Vector's full-year profit has dropped, and the company says it's due to subdued economic conditions and rising regulatory costs.
The energy and communications provider's profit fell 1.3% to $198.8 million in the year to June. Underlying profit rose 16.1% to $198.8 million once the deal to allow Transpower to use the tunnel from Penrose to Hobson St in Auckland was included.
Vector, which is 75% owned by a consumer trust, is expecting strong revenue growth in the areas where its business is not subject to regulation. Its metering, telecommunications and gas wholesale business is not regulated - but its electricity and gas distribution is.
Chief executive Simon Mackenzie says the regulation has placed a huge burden on the organisation, making it less productive.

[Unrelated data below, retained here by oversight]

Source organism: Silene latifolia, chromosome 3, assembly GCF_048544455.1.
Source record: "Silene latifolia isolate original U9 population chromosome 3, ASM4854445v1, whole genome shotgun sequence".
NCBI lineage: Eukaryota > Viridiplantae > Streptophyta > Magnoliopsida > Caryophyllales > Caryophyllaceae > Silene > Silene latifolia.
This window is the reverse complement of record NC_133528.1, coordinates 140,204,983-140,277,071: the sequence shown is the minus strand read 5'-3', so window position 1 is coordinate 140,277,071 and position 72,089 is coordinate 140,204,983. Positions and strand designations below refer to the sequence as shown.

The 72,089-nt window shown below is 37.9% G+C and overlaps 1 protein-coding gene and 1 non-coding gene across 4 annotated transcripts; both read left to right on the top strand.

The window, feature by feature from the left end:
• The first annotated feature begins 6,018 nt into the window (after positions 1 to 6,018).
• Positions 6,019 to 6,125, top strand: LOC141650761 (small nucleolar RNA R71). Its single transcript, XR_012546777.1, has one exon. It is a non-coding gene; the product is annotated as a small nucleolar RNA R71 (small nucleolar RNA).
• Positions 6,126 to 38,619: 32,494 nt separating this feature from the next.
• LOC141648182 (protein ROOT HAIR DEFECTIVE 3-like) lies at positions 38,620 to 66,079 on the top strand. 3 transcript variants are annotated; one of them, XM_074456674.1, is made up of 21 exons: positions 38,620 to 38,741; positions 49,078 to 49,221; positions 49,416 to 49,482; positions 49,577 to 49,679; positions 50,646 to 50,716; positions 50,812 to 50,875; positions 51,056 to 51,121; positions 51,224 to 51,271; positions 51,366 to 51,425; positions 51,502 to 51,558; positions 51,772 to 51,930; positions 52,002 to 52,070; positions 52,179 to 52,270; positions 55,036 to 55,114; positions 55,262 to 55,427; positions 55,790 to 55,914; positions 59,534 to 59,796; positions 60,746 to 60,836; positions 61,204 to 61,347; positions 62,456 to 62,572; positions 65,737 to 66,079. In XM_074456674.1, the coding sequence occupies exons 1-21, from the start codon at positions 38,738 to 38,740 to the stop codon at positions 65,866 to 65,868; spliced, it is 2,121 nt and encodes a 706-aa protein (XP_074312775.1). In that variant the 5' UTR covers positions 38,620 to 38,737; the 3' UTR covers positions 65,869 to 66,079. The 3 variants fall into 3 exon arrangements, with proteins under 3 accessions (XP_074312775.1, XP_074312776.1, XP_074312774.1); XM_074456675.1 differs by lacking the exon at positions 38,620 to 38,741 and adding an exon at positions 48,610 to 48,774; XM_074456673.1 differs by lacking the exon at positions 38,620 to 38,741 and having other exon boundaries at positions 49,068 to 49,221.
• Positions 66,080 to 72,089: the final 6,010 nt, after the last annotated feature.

The company is in a legal wrangle with the Commerce Commission over the price it can charge customers for its electricity distribution.
Smart technology for metering
Mr Mackenzie says, however, that the outlook is strong in the technological unregulated side of the business.
He says there will be a focus on rolling out smart technology for electricity metering, but potentially also for gas and water.
On the regulated side of the business, there has been a slight increase in volume and connection growth. Underlying earnings rose 6% to $627.4 million while revenue grew 0.6% to more than $1.25 million.
Retail electricity and gas customers numbers grew, but the strongest growth was in industrial and commercial customers and small-to-medium businesses.
Mr Mackenzie says Vector foresees good continued growth in gas trading in terms of attracting and maintaining customers.
The company declared a full-year dividend of 14.5c a share.